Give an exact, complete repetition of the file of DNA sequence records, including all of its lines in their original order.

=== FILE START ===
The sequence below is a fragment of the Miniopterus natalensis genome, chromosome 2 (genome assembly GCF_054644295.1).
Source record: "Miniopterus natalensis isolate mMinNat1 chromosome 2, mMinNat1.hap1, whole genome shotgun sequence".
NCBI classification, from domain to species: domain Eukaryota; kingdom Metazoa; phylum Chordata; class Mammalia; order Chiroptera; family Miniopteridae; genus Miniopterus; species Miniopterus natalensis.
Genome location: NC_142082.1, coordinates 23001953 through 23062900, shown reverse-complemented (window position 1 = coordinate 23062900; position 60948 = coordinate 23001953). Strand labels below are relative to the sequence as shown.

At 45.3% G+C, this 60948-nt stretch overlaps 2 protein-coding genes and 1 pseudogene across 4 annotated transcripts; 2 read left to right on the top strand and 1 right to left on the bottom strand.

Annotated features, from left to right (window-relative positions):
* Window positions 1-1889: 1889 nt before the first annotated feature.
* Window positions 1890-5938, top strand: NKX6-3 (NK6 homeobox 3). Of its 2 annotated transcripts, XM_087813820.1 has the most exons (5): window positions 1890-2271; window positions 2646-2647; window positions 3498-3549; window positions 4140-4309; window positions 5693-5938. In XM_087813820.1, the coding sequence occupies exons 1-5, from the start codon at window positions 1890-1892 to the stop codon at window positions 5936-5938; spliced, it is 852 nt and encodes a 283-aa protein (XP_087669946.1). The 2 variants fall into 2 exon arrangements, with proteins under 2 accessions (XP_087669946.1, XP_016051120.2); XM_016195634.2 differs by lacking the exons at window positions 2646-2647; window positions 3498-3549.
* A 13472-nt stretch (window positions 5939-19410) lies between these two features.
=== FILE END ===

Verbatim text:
The sequence below is a fragment of the Miniopterus natalensis genome, chromosome 2 (genome assembly GCF_054644295.1).
Source record: "Miniopterus natalensis isolate mMinNat1 chromosome 2, mMinNat1.hap1, whole genome shotgun sequence".
NCBI classification, from domain to species: domain Eukaryota; kingdom Metazoa; phylum Chordata; class Mammalia; order Chiroptera; family Miniopteridae; genus Miniopterus; species Miniopterus natalensis.
Genome location: NC_142082.1, coordinates 23001953 through 23062900, shown reverse-complemented (window position 1 = coordinate 23062900; position 60948 = coordinate 23001953). Strand labels below are relative to the sequence as shown.

At 45.3% G+C, this 60948-nt stretch overlaps 2 protein-coding genes and 1 pseudogene across 4 annotated transcripts; 2 read left to right on the top strand and 1 right to left on the bottom strand.

Annotated features, from left to right (window-relative positions):
* Window positions 1-1889: 1889 nt before the first annotated feature.
* Window positions 1890-5938, top strand: NKX6-3 (NK6 homeobox 3). Of its 2 annotated transcripts, XM_087813820.1 has the most exons (5): window positions 1890-2271; window positions 2646-2647; window positions 3498-3549; window positions 4140-4309; window positions 5693-5938. In XM_087813820.1, the coding sequence occupies exons 1-5, from the start codon at window positions 1890-1892 to the stop codon at window positions 5936-5938; spliced, it is 852 nt and encodes a 283-aa protein (XP_087669946.1). The 2 variants fall into 2 exon arrangements, with proteins under 2 accessions (XP_087669946.1, XP_016051120.2); XM_016195634.2 differs by lacking the exons at window positions 2646-2647; window positions 3498-3549.
* A 13472-nt stretch (window positions 5939-19410) lies between these two features.